Jasmine: The Magical Princess

       Disney Princesses are arguably the most pervasive heroines in Western culture. Not only do they occupy the fantastic rank of “princess,” but they are swaddled in the romance of the Disney name. Until the introduction of Princess Tianna in December of 2009, one princess stood out from the rest: Princess Jasmine. Before Tianna’s arrival, Jasmine was the only princess of color. In addition to her sweeping raven hair and copper skin, her aquamarine harem pants, midriff-baring top, and large gold earrings starkly contrast with the billowing ballgowns of her counterparts (unless Ariel is portrayed in her mermaid form rather than her human form -- as she is in the image to the left). She’s different. She’s exotic. She’s Other.
Viewed in the light of Edward Said’s theories regarding Orientalism, Jasmine embodies the discourse between the familiar and the strange. As a result, she vacillates between the romance and the reality. This is apparent in the aesthetic choices made for the design of home and in her design.
The overall design of Aladdin was based on the style of legendary cartoonist Al Hirschfeld. Eric Goldberg, supervising animator of the Genie, suggested the style for its sweeping “thick and thin” lines as it is reminiscent of Arabic calligraphy. Further, Hirschfeld’s caricature would add the sense of whimsy that would set Aladdin apart as a comedy from other classically drawn films, such as its immediate predecessor Beauty and the Beast. Therein, the design for the film - Jasmine included - is a combination of both Western and Eastern sensibilities. Such a blend, though, illustrates Orientalism as a Western construct: it takes Eastern elements but then frames it within a Western context to accommodate its Western artists and audience: “Since the notion of the Orient is created by the Orientalist, it exists solely for him or her. Its identity is definite by the scholar who gives it life.” (Sered)
Such a blend extends into Jasmine’s home: the fictional Arabian city, Agrabah. Layout supervisor, Rasoul Azadani, provided photos of his native Iran to make Agrabah’s architecture credible (note the sketch of Aladdin’s home below). At the same time, it was colored and styled to fit with the caricatured design. Not only does the caricatured layout provide a suitable setting for the characters, but it distinguishes Jasmine’s world as a fantastic and romantic construct. Such a construct reflects the “dichotomy between the reality of the East and the romantic notion of the ‘Orient.’” (Dexheimer)

Jasmine’s animation and design was supervised by Disney’s resident “go-to” man for heroines, Mark Henn. His animation credits include Ariel, Belle, Jasmine, young Simba, Mulan, and Princess Tianna. In designing Jasmine according to Hirschfeldian aesthetic, her anatomy is exaggeratedly petite. The model sheet below says that she is “five and a half heads tall,” whereas a human is actually “seven heads tall.” Note that her face is wider than her waist. Also, she is costumed in revealing clothing that emphasizes her extreme curves. Based purely on her looks, Jasmine’s small stature makes her appear easily dominated, her skimpy clothing suggests sex, and her long hair sets her apart from Western women. In short, she visually fits the profile of Oriental women theorized by Danielle Sered: “The woman is both eager to be dominated and strikingly exotic.” (Sered)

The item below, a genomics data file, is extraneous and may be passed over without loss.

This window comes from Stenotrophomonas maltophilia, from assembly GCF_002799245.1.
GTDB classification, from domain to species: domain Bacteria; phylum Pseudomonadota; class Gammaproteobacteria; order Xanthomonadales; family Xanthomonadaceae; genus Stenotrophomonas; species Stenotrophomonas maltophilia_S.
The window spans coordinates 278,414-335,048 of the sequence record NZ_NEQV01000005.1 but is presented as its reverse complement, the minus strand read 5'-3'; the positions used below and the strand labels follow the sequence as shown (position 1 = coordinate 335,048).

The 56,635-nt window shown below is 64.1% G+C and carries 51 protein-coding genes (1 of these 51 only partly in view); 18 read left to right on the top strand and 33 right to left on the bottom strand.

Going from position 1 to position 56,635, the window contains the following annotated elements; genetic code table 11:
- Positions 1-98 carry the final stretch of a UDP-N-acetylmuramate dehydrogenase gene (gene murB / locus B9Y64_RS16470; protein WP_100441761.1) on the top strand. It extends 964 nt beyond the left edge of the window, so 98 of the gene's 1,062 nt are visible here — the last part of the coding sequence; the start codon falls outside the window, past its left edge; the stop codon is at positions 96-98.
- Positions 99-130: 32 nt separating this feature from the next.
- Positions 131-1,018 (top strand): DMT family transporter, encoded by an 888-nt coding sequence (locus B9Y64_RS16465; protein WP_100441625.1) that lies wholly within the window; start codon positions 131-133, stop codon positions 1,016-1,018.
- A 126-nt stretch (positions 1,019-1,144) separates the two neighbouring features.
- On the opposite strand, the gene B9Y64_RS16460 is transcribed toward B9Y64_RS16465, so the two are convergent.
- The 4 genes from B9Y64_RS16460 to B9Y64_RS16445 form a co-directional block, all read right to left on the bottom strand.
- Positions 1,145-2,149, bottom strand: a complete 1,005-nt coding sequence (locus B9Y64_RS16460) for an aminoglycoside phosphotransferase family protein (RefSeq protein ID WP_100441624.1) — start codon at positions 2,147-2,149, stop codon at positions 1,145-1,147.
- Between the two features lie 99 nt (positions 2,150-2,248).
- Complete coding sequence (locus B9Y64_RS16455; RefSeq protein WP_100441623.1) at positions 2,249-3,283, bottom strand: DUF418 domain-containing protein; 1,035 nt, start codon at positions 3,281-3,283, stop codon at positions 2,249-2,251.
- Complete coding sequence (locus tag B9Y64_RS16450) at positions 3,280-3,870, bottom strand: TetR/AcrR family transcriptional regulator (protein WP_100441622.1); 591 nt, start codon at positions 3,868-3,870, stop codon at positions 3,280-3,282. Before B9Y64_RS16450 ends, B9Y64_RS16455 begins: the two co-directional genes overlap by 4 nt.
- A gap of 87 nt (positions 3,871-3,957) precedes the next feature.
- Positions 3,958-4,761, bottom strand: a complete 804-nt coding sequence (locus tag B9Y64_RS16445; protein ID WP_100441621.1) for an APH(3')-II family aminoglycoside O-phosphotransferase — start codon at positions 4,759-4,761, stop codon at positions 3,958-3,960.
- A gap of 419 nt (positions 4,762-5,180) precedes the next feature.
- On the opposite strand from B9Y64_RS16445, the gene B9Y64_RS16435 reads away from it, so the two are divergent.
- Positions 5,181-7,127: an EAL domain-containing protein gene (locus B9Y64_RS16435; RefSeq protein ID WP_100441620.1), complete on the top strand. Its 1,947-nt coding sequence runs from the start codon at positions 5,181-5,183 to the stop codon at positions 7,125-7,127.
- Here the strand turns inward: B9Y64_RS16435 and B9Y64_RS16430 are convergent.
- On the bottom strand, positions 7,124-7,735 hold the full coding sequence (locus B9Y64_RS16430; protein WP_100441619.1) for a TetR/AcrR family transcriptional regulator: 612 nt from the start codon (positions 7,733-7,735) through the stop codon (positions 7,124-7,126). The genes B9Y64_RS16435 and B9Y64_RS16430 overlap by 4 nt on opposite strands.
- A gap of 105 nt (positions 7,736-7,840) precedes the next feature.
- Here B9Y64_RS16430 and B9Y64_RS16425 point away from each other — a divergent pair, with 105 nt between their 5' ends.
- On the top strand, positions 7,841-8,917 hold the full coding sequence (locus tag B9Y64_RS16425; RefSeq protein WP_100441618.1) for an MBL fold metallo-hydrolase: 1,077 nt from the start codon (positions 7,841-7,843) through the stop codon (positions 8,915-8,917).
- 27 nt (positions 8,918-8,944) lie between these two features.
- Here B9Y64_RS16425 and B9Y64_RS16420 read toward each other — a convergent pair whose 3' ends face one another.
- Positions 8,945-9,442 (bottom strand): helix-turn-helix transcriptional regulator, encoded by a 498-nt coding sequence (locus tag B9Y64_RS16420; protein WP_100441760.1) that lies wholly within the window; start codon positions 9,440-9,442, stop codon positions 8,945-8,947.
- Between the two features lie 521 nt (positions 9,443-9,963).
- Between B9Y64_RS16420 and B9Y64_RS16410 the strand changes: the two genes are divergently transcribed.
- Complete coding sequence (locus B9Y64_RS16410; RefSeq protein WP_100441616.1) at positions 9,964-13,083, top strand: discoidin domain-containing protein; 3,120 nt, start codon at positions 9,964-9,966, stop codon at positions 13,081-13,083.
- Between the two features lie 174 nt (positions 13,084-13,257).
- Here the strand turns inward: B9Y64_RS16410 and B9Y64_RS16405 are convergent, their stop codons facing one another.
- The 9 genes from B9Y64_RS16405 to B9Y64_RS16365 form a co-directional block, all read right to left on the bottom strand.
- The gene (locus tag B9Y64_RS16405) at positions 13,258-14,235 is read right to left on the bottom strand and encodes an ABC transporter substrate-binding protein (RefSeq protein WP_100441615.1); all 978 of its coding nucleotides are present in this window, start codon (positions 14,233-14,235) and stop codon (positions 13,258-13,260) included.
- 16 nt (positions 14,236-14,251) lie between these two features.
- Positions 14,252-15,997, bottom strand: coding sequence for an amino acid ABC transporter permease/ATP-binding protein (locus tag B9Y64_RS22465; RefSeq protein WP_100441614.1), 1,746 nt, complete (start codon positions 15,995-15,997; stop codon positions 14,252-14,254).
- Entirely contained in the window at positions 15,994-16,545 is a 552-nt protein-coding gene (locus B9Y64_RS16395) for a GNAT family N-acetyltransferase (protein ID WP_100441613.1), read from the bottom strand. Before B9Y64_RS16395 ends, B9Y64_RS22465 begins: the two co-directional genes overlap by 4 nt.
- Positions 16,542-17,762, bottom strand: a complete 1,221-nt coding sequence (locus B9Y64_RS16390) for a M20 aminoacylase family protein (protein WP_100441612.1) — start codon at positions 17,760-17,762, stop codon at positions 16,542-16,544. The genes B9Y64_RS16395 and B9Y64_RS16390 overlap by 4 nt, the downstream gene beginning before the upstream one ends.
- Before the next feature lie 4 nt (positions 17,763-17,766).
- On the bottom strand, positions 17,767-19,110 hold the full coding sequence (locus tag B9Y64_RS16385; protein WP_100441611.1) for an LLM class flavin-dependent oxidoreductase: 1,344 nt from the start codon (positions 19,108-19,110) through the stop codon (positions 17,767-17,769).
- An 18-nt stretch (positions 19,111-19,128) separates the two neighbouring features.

In personality, though, Jasmine compensates for this image, reflecting a similar sophistication that Said praised Joseph Conrad for in Heart of Darkness. In the words of Amardeep Singh: “Conrad was sophisticated enough to acknowledge that he did indeed have a blind spot. Conrad recognized that the idea of imperialism was an illusion, built entirely on very fragile, mythic rhetoric.” (Singh) There are a two scenes in Aladdin, where Jasmine flaunts her sexuality and acts submissive. During the first instance, she saunters to Aladdin swaying her hips and purring about how she is a “fine prize for any prince to marry” -- then proceeds to tell him off for referring to her that way. In the second instance, she pretends to be Jafar’s sexual plaything, only to fight him later. In exhibiting the Oriental sexual stereotype as a performance, Jasmine emphasizes the outright falsity of it.

Works Cited
Dexheimer, Jim. “Orientalism.” WMich.edu. Apr 29, 2002. < http://www.wmich.edudialoguestexts/orientalism.htm> Jan 12, 2010.
Sered, Danielle. “Orientalism.” Emory University. Fall 1996. <http:/www.english.emory.edu/BahriOrientalism.html> Jan 12, 2010.
Singh, Amardeep. “An Introduction to Edward Said, Orientalism, and Postcolonial Literary
Studies.” Lehigh University. Sep 24, 2004. < http://www.lehigh.edu/~amsp/2004/09
> Jan 12, 2010.
Image Sources
Disney Princesses: http://disney-clipart.com/princesses/princess/Disney-Princesses3.jpg
Aladdin’s Home by Rasoul Azadani: http://www.aladdincentral.org/images/displayimage.php?album=51&pos=19
Jasmine Model Sheet by Mark Henn: